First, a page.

Like most of us, perhaps you also have a bunch of old photos that you really like and that you don’t want to see spoiled by time. However, since there’s usually just a single copy of those photos, scanning them is a good idea if you want to truly preserve them.
The problem is, a scan only replicates your old photos, so if you want to really make them look like new you will have to restore them to some degree, a task that might seem daunting but is actually stress-free on a Mac, thanks to great tools like iPhoto.
Let’s take a look at how you can get your old, vintage photos to great shape using iPhoto.
Adjusting Tones and Colors
First, scan and open your vintage photo in iPhoto on your Mac. Then click on the Edit button at the bottom right of the iPhoto window to display the editing panel.
There you will find a series of tools that are usually great for enhancing your photos. They are also an excellent option for restoring old photos.
The first thing you’ll do in this panel is to head to the Effects tab. There are various pre-set effects that are just ideal for vintage photos here, so you may pick one. In my case, I wasn’t pleased with any of these, so I instead used the ‘spheres’ on top of the panel to adjust the color more finely to a cooler tone of sepia.
Next, I went back to the Quick Fixes tab. There, the most useful tool for this kind of task is definitely the Retouch option which will help you take care of any small flaw or imperfection that your photo might have.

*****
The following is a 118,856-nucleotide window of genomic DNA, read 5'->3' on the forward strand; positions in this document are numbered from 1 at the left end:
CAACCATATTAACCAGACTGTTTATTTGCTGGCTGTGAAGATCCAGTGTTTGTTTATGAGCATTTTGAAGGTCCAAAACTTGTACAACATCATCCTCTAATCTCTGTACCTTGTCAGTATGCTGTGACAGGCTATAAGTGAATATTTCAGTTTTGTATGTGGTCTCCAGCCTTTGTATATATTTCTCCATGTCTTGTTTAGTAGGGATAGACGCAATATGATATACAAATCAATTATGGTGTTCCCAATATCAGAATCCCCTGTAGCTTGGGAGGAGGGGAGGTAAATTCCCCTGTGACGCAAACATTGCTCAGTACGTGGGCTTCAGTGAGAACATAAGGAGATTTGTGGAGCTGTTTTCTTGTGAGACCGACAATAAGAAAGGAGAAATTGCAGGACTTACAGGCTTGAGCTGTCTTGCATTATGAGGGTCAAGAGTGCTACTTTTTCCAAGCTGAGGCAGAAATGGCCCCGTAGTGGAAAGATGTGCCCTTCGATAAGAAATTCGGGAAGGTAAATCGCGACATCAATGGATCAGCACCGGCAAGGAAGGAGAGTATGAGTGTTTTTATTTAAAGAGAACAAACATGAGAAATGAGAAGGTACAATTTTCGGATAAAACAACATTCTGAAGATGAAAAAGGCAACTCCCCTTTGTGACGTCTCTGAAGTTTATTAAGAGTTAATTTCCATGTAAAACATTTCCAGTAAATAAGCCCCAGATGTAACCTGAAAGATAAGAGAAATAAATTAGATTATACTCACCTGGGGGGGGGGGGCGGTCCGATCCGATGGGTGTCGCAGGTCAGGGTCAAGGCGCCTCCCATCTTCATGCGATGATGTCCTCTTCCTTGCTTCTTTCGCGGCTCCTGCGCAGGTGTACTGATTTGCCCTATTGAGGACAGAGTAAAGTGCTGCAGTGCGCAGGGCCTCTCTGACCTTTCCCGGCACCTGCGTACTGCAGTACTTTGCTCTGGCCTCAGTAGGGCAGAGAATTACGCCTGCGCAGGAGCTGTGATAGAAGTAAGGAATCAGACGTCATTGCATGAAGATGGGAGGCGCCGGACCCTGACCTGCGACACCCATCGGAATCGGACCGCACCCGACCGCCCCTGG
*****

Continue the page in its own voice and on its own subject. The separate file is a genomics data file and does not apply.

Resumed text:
So, click on the Retouch button and then drag the slider shown there to adjust the size of the brush that you will use. In this case, since what I wanted to correct were those awful scratches spread across the photo, I selected a smaller brush size.
After that, you can use the slider at the bottom left of the window to zoom in your photo to better work with those smaller blemishes.
Now here’s a neat trick: iPhoto tells you to either click or drag your cursor along the imperfection to fix it, but dragging tends to mess the color uniformity a bit, so just stick to clicking and your photo will end up much better.
In this example, I started correcting the vertical scratch at the left of the tower one click at a time. As you can see in the pics below, the result is quite amazing.
You can then repeat this for every little imperfection on your photo until it looks flawless.
Now, an optional step. In this case, I wanted to accentuate the form of the Eiffel tower, so I decided to crop the photo to a vertical form to remove all the noise around it. For that, you can just click on the Crop button or drag the corners of the cropping frame on the photo.
There you go. Quite neat what a tool as simple as iPhoto can accomplish, right? Now go get all those old photos you might have and give them new life!
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